We first introduced the batched background migrations framework while addressing the Primary Key overflow risk for tables with an integer PK, in which we had to update more than 8.5 Billion records. It provides mechanisms to adapt in real time to the load of a Database Server, adjust the work performed by monitoring in real time the performance of the migrations, it requires minimal monitoring by the instance administrators and can automatically recover from performance related errors.
In 15.0, we have made batched background migrations available to all GitLab engineers and switched them to the default way for performing background migrations.
We plan to continue addressing any issues discovered and add support for missing or novel features that will make this framework even more reliable. In the long term, we plan to update many of our existing tools that perform data operations to use batched background migrations as well. We also plan to evaluate whether we can extend the framework or introduce a similar framework, which will cover other asynchronous operations that are not background migrations, like scheduled or recurring jobs.
We are implementing a generic throttling mechanism for large data changes that will monitor the health of the Database for various signals (leading indicators) and react to problems by throttling or even pausing the execution of the updates. Our plan is to do so by extending the batched background migrations auto-tuning layer to monitor for said signals and actively react by further adjusting the batch sizes of scheduled jobs.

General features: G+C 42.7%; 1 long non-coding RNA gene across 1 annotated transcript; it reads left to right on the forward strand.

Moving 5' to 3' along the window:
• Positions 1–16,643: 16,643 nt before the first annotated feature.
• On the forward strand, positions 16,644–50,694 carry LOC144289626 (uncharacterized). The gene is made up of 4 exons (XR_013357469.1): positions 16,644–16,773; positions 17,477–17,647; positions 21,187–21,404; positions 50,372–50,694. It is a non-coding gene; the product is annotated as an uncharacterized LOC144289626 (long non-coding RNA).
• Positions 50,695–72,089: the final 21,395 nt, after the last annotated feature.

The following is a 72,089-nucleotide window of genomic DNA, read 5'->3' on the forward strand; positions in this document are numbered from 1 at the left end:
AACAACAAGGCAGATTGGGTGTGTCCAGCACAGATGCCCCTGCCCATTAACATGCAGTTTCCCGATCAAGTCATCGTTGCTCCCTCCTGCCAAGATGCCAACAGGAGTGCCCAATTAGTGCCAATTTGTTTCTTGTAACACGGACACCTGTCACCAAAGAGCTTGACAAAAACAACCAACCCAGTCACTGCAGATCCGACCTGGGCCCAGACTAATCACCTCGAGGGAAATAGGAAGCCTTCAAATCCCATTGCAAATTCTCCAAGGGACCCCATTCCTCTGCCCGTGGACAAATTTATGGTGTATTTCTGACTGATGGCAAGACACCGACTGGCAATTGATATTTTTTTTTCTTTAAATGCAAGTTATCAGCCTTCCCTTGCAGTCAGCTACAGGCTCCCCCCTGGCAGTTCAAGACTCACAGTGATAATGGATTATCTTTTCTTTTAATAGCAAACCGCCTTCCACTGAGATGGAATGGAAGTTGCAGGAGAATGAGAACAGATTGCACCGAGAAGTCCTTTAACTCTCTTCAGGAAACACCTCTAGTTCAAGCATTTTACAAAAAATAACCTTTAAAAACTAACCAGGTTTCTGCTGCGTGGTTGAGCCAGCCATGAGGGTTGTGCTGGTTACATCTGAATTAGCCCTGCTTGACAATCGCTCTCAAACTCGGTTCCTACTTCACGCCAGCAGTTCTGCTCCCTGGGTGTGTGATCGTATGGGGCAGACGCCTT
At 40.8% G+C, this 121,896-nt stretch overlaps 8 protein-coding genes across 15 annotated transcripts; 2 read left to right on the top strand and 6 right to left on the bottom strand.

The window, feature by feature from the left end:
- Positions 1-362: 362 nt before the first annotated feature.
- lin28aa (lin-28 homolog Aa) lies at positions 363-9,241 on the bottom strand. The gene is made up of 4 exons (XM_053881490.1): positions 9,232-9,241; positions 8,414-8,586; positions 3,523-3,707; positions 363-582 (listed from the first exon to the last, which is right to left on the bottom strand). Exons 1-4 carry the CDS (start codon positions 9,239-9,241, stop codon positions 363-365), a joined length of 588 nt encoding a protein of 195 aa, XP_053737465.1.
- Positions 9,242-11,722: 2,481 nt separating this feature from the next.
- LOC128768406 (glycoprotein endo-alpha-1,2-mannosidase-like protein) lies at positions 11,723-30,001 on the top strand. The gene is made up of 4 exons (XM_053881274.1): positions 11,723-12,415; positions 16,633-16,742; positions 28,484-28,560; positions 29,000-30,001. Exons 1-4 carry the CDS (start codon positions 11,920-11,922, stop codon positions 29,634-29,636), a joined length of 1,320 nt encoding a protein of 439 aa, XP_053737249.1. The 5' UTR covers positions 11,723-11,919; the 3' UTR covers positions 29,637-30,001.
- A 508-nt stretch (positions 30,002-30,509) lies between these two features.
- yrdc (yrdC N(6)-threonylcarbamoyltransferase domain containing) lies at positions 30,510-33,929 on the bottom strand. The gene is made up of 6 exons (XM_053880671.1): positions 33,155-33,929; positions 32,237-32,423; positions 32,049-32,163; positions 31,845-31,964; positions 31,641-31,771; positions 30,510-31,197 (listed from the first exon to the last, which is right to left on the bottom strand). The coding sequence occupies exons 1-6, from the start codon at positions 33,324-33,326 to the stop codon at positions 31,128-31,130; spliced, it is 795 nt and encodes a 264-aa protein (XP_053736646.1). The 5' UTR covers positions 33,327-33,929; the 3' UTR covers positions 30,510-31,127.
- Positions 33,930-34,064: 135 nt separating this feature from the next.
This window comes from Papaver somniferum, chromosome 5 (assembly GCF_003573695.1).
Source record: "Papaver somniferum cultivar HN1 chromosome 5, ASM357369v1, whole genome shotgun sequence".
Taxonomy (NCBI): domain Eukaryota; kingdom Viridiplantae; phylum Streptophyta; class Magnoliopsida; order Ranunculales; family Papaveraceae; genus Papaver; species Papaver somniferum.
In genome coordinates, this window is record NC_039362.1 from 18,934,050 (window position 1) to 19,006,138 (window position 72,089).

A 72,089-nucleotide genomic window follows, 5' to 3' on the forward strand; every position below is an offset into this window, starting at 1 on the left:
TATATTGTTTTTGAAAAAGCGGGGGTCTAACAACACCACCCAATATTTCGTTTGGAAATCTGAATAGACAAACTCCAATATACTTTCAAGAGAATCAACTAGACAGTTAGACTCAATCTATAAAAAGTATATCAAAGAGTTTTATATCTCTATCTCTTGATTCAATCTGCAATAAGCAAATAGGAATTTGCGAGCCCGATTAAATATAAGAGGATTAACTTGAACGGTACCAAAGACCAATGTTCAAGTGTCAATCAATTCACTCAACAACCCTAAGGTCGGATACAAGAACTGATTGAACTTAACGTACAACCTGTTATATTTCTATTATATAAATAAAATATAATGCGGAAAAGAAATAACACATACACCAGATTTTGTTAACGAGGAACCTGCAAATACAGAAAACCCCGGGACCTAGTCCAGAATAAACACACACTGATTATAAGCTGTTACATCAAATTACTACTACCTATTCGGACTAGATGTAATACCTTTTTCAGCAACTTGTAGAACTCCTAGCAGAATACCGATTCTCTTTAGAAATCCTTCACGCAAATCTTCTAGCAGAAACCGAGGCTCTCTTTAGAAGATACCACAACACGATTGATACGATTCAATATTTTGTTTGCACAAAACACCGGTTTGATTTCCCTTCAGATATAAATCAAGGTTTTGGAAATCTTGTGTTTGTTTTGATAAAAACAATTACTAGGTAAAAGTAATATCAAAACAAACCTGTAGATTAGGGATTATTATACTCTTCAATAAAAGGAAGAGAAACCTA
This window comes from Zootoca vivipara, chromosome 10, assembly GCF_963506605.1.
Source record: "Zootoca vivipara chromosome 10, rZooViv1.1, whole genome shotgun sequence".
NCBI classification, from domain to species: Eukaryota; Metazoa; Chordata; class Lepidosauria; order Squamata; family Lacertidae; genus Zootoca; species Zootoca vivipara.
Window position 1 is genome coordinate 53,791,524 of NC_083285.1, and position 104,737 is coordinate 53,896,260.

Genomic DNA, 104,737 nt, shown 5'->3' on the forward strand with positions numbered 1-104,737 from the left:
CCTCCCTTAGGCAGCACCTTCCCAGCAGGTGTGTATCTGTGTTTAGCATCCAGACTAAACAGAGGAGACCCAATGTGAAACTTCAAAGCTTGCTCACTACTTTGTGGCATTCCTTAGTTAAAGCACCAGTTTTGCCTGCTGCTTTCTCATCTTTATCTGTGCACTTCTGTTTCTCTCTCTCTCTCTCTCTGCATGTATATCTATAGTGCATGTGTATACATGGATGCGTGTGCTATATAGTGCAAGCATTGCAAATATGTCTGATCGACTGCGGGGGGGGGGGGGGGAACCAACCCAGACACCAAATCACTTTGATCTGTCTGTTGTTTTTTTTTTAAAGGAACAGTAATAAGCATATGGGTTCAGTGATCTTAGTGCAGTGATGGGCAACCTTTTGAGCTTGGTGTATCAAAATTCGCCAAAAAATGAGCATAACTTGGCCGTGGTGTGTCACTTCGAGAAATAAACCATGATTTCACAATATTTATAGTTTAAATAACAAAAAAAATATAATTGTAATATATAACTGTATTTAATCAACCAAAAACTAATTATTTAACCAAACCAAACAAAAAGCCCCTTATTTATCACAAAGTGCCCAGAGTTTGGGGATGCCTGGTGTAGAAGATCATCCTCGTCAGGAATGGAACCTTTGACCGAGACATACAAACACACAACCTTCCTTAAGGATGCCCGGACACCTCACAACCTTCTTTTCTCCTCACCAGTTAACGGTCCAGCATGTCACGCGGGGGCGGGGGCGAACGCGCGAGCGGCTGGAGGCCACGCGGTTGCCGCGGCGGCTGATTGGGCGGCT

We are shifting left our ability to pre-emptively find database related regressions and performance issues by testing all database updates against a production clone of GitLab.com's database. With every feature we add, we move one step closer to GitLab being more performant and lower the risk that code may be deployed that could cause incidents and affect the performance and availability of GitLab.com or other self managed instances.
Gitlab 15.0 marked an important milestone for the Automated database testing GitLab internal feature - we are now testing all types of database migrations against a clone of the production database of GitLab.com: